Jan. 18 (UPI) -- Colombian prosecutors said Friday they have "full certainty" the guerrilla National Liberation Army was behind a car bomb attack at a police academy that killed 20 people.
The national prosecutor office said it has proof that the attack "was not an isolated decision, but corresponded to orders from superiors" in the group, also known by the initials ELN.
The office said it will file charges against the central command of the ELN, including Nicolas Rodriguez, Eliecer Chamorro, Israel Ramirez, Gustavo Giraldo, Rafael Sierra and Pedro Canas.
The author of the car bombing, who died in the attack, has been identified as Jose Rojas, "who was connected for over 33 years to the Domingo Lain column of the ELN" and more recently carried out urban guerrilla activities, the state prosecutor said Friday.
Identification was made after digital prints were obtained from a hand found in the debris. Officials said Rojas owned the car used in the attack. The prosecutor said it captured Ricardo Carvajal, who authorities say was behind the attack, and charged him with homicide and terrorism.
Reports said 20 people were killed and 68 were injured.
Colombian Peace Commissioner Miguel Ceballos said Friday "there will be no space for dialogue with the ELN," Caracol radio reported. The report said Rojas was born in Puerto Boyaca and rose to leadership in some guerrilla units in the 1990s and became an "instructor" for the group in 2011. Carvajal, 39, is the presumed intellectual author.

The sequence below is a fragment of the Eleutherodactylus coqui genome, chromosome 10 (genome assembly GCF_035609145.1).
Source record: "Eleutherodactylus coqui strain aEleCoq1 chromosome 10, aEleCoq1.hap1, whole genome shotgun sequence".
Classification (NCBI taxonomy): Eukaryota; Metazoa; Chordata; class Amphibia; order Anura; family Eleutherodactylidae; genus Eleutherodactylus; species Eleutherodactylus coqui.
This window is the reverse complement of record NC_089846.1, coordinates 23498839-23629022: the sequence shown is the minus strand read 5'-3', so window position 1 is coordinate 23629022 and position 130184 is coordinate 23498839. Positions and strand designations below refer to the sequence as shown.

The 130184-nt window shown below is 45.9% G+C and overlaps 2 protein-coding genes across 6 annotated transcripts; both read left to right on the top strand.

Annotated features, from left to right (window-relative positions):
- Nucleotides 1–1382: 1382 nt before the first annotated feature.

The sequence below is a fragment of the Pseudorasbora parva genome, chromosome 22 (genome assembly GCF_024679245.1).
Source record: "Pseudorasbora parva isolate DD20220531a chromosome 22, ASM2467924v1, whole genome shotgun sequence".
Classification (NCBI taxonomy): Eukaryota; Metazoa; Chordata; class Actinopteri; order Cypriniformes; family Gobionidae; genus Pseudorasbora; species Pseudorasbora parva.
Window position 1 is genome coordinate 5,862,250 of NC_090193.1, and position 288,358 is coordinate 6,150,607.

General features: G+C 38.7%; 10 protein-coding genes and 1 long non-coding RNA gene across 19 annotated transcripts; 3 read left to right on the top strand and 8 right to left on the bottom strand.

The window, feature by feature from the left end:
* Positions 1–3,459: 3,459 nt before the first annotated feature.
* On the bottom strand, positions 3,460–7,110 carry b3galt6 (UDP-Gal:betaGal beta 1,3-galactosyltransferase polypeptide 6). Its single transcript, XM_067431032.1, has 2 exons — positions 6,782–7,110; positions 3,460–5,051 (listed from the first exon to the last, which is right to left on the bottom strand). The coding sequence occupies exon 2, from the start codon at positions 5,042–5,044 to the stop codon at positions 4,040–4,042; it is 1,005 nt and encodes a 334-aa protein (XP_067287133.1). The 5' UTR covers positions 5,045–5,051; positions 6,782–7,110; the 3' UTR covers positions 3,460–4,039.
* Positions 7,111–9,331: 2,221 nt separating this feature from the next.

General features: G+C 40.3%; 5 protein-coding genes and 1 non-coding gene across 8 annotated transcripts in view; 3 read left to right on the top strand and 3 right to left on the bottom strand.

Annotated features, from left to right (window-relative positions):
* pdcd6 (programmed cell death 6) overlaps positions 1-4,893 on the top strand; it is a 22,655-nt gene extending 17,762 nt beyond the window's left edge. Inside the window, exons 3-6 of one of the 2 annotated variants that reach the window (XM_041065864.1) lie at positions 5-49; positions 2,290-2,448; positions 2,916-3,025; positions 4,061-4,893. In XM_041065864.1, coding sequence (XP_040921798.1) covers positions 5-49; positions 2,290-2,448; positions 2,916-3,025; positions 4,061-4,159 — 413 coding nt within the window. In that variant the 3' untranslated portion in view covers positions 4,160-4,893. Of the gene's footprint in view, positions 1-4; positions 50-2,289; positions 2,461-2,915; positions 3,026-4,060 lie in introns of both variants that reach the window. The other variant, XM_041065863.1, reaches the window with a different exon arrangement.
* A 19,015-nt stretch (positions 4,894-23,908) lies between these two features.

Colombian President Ivan Duque has declared three days of national mourning. The attack is the deadliest since 2003, when a terrorist bombing by another rebel group at a club in Bogota killed 36 people and injured 200.
"We will not rest until we capture and take to justice those terrorists," Duque said. "I have ordered to strengthen border controls and the entries and exits from cities."
For decades, the ELN has been one of the largest guerrilla armies in Colombia. It was founded in 1964, based on Marxism and liberation theology, a movement involving priests. Father Camilo Torres, who died in combat, is a revered figure of the group.
The ELN entered peace talks February 2017 with the government of Colombia, but said in September it found Duque's conditions to continue peace talks, including the release of all hostages, unacceptable. Duque was sworn into office in August.
The ELN is said to have had as many as 3,000 members, and members have been present in Colombia and Venezuela. The Colombian government signed a peace accord with the country's largest guerrilla group, the Armed Revolutionary Forces of Colombia (FARC), in November 2016.
The FARC accord led to the disarming of some 8,000 guerrillas, though an estimated 1,000 dissidents were said to have continued fighting. The peace deal was controversial and a significant part of the Colombian population was not satisfied with the terms of the agreements.
A 2015 report by El Heraldo said the origins of armed conflicts in Colombia could be traced back to initial confrontations over land in the 1920s. Others link it to political-related violence that started in the 1950s, and some say drug trafficking in the 1980s was a significant influence.
A 2013 report by a special commission indicated about 220,000 people may have died in Colombia as a result of guerrilla wars in past decades.